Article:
Life & Culture

Amy Winehouse - father Mitch sets the record straight

Mitch Winehouse reveals how his daughter was beating alcoholism, and that sitting shivah helped him hold onto his sanity


When Amy Winehouse was found dead in her bed on July 23 last year, the rumours started immediately. Some believed that she had committed suicide, others that she had died of a massive drugs overdose. It was said that she was depressed and that her life was in a mess.

One of the reasons that her father, Mitch Winehouse, decided to write a book about his beloved daughter was so that he could set the record straight about the way Amy lived and the way she died.

Contrary to all the rumours, Amy was in both a good state of mind and state of health, the night before she died. Winehouse says: “Amy was clean of drugs from 2008. But one addiction follows from another and the alcohol did kick in after that. But then she said to me in April 2011 that she was going to stop drinking and it would be similar to the way she dealt with the drug situation — it would take a while but she’d get there. In the last five-and-a-half-weeks of her life she didn’t touch a drop of alcohol. Unfortunately when she did have a drink on that evening she overcompensated for that time. This is a typical pattern of a person moving towards abstinence. She had a huge amount to drink. But she didn’t drink through unhappiness. The night she passed away she was in top spirits, singing and playing the drums. It was tragic but she wasn’t drinking because she was unhappy.”

Winehouse heard the news in the most shocking way imaginable. He was in New York when a call flashed up from “Andrew — Security”, her security guard. Knowing that Amy frequently used his phone to make calls, he answered the phone by saying: “Hello darling”. But it was not Amy. It was Andrew saying: “You gotta come home, you gotta come home”.

Winehouse asked immediately: “Is she dead?”; the security guard said: “Yes”.
He recalls the nightmare: “I was sitting on the plane on the way back to London, having heard that Amy had passed away and I felt my mind was slipping away. It was a physical sensation. I’d been ill the previous year and I thought to myself, I’m not going to survive this, it’s going to get me too. But when I got to Camden Square [Amy’s house], all my family were there to meet me and there were hundreds of fans and well-wishers. It was at that point I understood how I might survive.”

There is a popular misconception of Amy as alcohol and drug-drenched — a talented singer who could not manage her own career. This is total nonsense, Winehouse says. “She was astute. She knew what she wanted to do and most of the time she was proved to be right. She would say to me: ‘Dad, I’ve made my decision, I know what I’m doing and that’s that’. She proved to be right time after time. She picked great producers to work with in Salaam Remi and Mark Ronson. In the studio,she wasn’t a diva or anything but everyone knew she was the boss. Watching her work was terrific.”

Amy was a wilful, independent child who loved to play pranks on her father and mother Janice while growing up in Southgate, north London. On two occasions she deliberately got lost in Brent Cross shopping centre. She was attention-seeking but never nasty, says her father. In fact she was a loud but totally normal child. “Amy was very clever. At school, she was disruptive only because she was bored.”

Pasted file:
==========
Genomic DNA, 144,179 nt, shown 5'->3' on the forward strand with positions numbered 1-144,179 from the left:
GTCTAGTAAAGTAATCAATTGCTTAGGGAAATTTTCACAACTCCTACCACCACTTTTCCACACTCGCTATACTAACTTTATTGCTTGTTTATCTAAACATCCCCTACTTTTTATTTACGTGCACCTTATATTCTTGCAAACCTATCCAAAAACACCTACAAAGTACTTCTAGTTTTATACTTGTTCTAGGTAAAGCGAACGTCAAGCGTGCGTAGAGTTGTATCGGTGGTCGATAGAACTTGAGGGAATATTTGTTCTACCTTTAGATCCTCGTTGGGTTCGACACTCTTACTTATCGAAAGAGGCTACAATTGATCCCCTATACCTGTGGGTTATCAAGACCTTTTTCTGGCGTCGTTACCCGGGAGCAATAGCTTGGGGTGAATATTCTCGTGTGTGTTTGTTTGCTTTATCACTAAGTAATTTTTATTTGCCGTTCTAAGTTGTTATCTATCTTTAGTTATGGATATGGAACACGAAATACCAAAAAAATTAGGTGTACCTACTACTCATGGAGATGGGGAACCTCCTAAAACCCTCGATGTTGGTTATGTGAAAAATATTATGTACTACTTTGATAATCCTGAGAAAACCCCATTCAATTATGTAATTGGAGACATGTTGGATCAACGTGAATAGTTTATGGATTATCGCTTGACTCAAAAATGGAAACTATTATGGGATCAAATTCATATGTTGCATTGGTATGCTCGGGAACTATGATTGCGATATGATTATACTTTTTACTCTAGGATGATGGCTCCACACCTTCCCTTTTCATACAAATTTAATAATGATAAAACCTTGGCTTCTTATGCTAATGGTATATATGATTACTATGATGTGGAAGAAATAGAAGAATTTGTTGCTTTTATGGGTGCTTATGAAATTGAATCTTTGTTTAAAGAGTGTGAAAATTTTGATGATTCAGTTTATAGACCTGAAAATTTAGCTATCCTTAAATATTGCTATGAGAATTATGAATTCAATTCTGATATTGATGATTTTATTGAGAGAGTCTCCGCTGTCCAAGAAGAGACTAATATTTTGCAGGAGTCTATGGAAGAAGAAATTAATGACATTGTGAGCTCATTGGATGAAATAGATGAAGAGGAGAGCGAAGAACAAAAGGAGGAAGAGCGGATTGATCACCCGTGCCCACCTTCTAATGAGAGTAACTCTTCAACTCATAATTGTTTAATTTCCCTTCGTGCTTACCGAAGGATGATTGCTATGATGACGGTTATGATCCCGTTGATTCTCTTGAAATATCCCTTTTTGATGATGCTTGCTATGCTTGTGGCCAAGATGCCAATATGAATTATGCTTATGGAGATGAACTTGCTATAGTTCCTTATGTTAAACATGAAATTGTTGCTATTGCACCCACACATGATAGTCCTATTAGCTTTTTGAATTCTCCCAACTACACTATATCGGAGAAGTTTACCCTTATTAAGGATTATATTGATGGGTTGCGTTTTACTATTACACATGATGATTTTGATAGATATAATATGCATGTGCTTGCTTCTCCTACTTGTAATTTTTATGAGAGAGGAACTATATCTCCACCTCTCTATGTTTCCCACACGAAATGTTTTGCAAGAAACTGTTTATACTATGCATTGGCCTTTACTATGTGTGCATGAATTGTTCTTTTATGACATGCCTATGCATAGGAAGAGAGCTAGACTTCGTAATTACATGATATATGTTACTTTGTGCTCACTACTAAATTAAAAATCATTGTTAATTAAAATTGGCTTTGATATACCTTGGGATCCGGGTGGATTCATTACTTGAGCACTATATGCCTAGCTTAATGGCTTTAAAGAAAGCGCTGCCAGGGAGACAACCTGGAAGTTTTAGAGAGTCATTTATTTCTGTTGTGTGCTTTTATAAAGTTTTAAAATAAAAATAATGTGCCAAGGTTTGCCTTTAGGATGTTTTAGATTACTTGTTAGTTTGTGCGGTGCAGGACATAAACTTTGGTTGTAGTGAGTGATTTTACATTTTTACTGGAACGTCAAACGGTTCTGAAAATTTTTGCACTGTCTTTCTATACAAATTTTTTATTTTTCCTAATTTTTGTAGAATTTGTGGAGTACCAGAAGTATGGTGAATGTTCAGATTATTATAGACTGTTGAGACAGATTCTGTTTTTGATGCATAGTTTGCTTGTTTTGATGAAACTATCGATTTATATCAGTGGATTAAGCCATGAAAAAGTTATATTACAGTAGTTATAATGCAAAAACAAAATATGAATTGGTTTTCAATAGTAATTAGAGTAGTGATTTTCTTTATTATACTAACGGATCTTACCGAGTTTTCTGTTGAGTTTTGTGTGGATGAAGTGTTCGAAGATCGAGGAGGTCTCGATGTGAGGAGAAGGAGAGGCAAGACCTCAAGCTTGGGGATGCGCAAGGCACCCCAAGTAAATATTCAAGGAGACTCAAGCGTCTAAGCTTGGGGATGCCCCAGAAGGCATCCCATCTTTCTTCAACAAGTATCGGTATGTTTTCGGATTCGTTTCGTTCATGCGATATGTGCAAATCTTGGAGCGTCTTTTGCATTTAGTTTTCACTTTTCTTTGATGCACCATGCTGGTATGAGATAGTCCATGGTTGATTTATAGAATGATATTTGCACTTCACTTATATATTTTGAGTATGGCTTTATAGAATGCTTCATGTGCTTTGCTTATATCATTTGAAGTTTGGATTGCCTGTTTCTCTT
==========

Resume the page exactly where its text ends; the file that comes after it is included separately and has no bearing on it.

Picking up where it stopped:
Her career was short but Winehouse is angry with those who maintain she wasted her talent. “She produced two albums while she was alive which sold a total of 20 million. Just to put that into perspective, Michael Buble has produced seven albums which have sold 27 million copies. She could have produced more albums but I saw the turmoil she was in when she wrote Back to Black and I wouldn’t have wanted her to go through that again just for an album.”

Back to Black was and remains bittersweet for Winehouse. “It obviously ranks alongside the great albums but it is written about Blake, so it’s very difficult for me to deal with.” Winehouse blames much of Amy’s tragedy on her partner, Blake Fielder-Civil.

In the aftermath of Amy’s death, Winehouse found comfort from his family and friends and from a project that he conceived almost as soon as he had heard the news.

“Without my loved ones I’m not sure I would have survived. But that’s the great thing about the Jewish religion, you have the shivah immediately afterwards. It’s comforting to have people around you, but then following that, you have the weeks when you don’t have anyone there.”

At that point his work in founding the Amy Winehouse Foundation proved another life-saver through enabling him to concentrate on something positive. “We’re helping kids at the New Horizon youth centre and we are also trying to build a children’s hospice in north London. We need £10 million to build it.”

Winehouse’s favourite song Body and Soul, was the last one Amy ever recorded.
“She sang it with Tony Bennett,” he says. “That’s not a bad way to go out, is it?”

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